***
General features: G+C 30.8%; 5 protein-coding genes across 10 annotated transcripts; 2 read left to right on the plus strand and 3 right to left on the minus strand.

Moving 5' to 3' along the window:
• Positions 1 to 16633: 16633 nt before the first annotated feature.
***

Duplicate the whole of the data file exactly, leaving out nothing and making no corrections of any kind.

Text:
General features: G+C 30.8%; 5 protein-coding genes across 10 annotated transcripts; 2 read left to right on the plus strand and 3 right to left on the minus strand.

Moving 5' to 3' along the window:
• Positions 1 to 16633: 16633 nt before the first annotated feature.